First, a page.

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  • Notes on Contributors

Francesca Brooks teaches Old and Middle English Literature at University College London. Her research explores the intersection of Anglo-Saxon and modernist literary culture and she is currently editing her first monograph, 'Poet of the Medieval Modern: Reading the Anglo-Saxon Library with David Jones', for publication with OUP.

Adelene Buckland is a Senior Lecturer in Nineteenth-Century Literature at King's College London, and the author of Novel Science: Fiction and the Invention of Nineteenth-Century Geology (University of Chicago Press, 2013). She is currently working on a new monograph, 'Baby Machines: Mothers and Love in the Electromechanical Age, 1840-1940'.

Joseph Darlington is Programme Leader for BA(Hons) Digital Animation with Illustration at Futureworks Media School. He is the author of British Terrorist Novels of the 1970s (Palgrave, 2018) and researches visual text.

David Ellis is an Emeritus Professor of English Literature at the University of Kent at Canterbury and a list of his publications can be found on his website ( His most recent book is Perfidious Albion: The Story of Stendhal and British Culture.

Dominic Hand recently completed the MPhil in Criticism and Culture at Clare College Cambridge, having previously taken his undergraduate degree at Oriel College Oxford. He has also written on the poetry of Peter Larkin, and Ann Lauterbach, and is currently working on Anthropocene poetics.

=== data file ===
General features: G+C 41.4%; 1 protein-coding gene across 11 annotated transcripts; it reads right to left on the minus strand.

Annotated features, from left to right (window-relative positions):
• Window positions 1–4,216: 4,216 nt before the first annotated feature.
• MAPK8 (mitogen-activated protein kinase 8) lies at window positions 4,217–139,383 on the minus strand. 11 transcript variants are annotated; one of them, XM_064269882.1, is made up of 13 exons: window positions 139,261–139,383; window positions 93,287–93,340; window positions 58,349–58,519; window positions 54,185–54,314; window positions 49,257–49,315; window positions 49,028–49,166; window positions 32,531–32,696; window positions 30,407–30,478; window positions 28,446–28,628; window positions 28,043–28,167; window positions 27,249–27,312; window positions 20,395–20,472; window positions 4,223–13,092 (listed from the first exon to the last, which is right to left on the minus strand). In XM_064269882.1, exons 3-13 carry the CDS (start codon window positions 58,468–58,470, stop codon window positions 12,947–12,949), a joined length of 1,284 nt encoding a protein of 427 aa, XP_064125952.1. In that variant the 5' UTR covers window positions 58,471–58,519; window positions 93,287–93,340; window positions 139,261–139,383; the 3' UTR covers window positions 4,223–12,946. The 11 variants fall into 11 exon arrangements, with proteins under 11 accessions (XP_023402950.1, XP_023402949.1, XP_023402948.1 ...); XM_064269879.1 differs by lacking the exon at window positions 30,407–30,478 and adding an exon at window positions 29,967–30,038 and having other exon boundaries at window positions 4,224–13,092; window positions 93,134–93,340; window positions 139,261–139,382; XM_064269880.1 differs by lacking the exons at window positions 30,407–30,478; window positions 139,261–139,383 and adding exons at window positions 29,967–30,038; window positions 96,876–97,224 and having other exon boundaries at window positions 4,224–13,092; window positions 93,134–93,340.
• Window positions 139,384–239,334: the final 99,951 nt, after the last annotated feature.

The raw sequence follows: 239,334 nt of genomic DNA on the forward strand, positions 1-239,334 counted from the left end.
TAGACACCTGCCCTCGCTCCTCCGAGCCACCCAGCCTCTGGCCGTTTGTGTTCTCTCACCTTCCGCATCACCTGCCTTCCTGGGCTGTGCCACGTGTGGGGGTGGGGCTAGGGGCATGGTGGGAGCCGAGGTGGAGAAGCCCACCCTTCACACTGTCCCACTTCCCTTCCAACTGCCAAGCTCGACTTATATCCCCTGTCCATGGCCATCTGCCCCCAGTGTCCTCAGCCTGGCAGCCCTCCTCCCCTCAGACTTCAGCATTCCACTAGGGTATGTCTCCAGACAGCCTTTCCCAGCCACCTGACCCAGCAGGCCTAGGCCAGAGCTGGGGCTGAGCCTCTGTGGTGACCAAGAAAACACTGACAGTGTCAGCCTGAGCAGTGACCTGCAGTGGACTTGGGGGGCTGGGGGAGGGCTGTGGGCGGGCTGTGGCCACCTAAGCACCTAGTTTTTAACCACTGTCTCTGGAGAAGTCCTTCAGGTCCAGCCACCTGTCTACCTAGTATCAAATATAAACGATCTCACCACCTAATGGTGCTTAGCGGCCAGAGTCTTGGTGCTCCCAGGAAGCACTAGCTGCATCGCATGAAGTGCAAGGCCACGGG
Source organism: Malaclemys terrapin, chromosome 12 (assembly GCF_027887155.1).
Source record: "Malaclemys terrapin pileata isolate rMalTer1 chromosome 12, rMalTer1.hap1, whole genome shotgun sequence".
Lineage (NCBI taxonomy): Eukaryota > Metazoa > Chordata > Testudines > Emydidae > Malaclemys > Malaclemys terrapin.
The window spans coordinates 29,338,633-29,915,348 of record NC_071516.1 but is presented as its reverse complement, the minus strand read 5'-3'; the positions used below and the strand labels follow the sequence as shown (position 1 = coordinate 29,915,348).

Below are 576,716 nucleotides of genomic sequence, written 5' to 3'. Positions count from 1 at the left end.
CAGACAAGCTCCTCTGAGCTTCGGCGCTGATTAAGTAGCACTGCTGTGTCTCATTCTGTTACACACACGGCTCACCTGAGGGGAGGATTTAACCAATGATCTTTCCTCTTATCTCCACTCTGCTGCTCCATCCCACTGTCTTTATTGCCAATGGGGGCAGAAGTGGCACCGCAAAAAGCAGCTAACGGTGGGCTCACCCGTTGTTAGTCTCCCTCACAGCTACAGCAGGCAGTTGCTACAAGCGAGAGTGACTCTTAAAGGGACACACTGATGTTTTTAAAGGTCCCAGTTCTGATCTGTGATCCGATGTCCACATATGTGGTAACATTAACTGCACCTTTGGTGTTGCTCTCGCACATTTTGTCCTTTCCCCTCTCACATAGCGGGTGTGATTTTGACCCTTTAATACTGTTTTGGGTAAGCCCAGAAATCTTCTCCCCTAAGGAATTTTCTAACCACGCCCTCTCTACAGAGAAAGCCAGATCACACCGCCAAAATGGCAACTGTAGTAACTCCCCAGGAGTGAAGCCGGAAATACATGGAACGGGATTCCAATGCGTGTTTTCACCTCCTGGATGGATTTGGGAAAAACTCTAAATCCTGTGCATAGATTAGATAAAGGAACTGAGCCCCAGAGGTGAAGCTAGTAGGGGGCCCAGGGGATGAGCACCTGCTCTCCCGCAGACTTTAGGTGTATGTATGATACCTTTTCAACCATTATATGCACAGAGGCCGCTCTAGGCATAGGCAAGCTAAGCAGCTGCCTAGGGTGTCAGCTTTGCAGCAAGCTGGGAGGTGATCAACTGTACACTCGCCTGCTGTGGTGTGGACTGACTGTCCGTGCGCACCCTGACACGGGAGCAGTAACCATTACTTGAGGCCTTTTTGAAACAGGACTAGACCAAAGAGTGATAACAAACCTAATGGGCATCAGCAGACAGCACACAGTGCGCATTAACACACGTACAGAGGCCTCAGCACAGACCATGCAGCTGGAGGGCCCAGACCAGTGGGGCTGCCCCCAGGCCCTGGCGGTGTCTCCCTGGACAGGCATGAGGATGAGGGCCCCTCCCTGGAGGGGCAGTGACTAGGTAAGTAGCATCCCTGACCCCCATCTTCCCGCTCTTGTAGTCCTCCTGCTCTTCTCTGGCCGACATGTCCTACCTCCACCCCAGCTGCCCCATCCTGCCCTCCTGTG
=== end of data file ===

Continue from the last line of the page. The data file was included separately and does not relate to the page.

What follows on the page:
Robert Jackson read for a BA degree in English Language and Literature at Corpus Christi College, Oxford, before studying for an MPhil in Modern and Contemporary Literature at Downing College, Cambridge. He focuses on sexuality in modernist literature.

Will Maclean is currently an MPhil student at the University of Cambridge in the English Faculty. He is researching the argumentation and literary construction of early eighteenth-century moral philosophy.

Samuel Rogers researches in twentieth-century poetry and modernism. He has published work on Lee Harwood and Basil Bunting, among others. He is Co-Editor for the Modern Language Review and a music reviewer.

David Scott is Emeritus Professor of French (Textual and Visual Studies) at Trinity College Dublin. His research focuses on travel writing (2004), poetry and the visual arts (1988 and 2009), graphic design (1995), and boxing (2009, 2015).

Tom Sperlinger is a Professor at the University of Bristol. He is the author of Romeo and Juliet in Palestine (2015) and co-author of Who are Universities for? (2018).



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